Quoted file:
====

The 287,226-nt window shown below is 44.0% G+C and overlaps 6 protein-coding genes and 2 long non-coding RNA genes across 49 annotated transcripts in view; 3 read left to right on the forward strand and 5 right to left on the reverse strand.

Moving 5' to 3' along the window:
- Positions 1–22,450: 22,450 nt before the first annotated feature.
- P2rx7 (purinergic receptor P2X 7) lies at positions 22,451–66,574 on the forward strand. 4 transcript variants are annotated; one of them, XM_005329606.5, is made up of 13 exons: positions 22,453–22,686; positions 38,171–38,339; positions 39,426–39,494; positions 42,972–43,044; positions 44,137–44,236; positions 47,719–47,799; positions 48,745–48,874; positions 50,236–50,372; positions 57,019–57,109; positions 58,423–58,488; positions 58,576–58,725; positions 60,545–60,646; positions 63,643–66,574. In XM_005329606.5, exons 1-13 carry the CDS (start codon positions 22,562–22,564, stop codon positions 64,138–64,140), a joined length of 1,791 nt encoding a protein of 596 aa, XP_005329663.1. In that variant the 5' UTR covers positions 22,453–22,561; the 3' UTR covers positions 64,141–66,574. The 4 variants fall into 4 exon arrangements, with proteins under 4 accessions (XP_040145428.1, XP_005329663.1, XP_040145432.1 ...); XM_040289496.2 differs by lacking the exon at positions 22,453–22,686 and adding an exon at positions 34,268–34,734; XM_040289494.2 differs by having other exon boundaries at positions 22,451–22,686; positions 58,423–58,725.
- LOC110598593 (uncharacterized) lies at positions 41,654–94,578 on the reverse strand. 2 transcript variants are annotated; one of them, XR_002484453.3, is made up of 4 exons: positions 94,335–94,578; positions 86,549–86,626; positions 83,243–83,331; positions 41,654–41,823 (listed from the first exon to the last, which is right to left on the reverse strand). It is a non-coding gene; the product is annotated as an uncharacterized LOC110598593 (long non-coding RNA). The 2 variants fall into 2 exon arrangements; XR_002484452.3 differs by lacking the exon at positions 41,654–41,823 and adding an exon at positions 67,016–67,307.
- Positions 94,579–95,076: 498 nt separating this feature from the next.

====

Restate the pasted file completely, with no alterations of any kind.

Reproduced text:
The 287,226-nt window shown below is 44.0% G+C and overlaps 6 protein-coding genes and 2 long non-coding RNA genes across 49 annotated transcripts in view; 3 read left to right on the forward strand and 5 right to left on the reverse strand.

Moving 5' to 3' along the window:
- Positions 1–22,450: 22,450 nt before the first annotated feature.
- P2rx7 (purinergic receptor P2X 7) lies at positions 22,451–66,574 on the forward strand. 4 transcript variants are annotated; one of them, XM_005329606.5, is made up of 13 exons: positions 22,453–22,686; positions 38,171–38,339; positions 39,426–39,494; positions 42,972–43,044; positions 44,137–44,236; positions 47,719–47,799; positions 48,745–48,874; positions 50,236–50,372; positions 57,019–57,109; positions 58,423–58,488; positions 58,576–58,725; positions 60,545–60,646; positions 63,643–66,574. In XM_005329606.5, exons 1-13 carry the CDS (start codon positions 22,562–22,564, stop codon positions 64,138–64,140), a joined length of 1,791 nt encoding a protein of 596 aa, XP_005329663.1. In that variant the 5' UTR covers positions 22,453–22,561; the 3' UTR covers positions 64,141–66,574. The 4 variants fall into 4 exon arrangements, with proteins under 4 accessions (XP_040145428.1, XP_005329663.1, XP_040145432.1 ...); XM_040289496.2 differs by lacking the exon at positions 22,453–22,686 and adding an exon at positions 34,268–34,734; XM_040289494.2 differs by having other exon boundaries at positions 22,451–22,686; positions 58,423–58,725.
- LOC110598593 (uncharacterized) lies at positions 41,654–94,578 on the reverse strand. 2 transcript variants are annotated; one of them, XR_002484453.3, is made up of 4 exons: positions 94,335–94,578; positions 86,549–86,626; positions 83,243–83,331; positions 41,654–41,823 (listed from the first exon to the last, which is right to left on the reverse strand). It is a non-coding gene; the product is annotated as an uncharacterized LOC110598593 (long non-coding RNA). The 2 variants fall into 2 exon arrangements; XR_002484452.3 differs by lacking the exon at positions 41,654–41,823 and adding an exon at positions 67,016–67,307.
- Positions 94,579–95,076: 498 nt separating this feature from the next.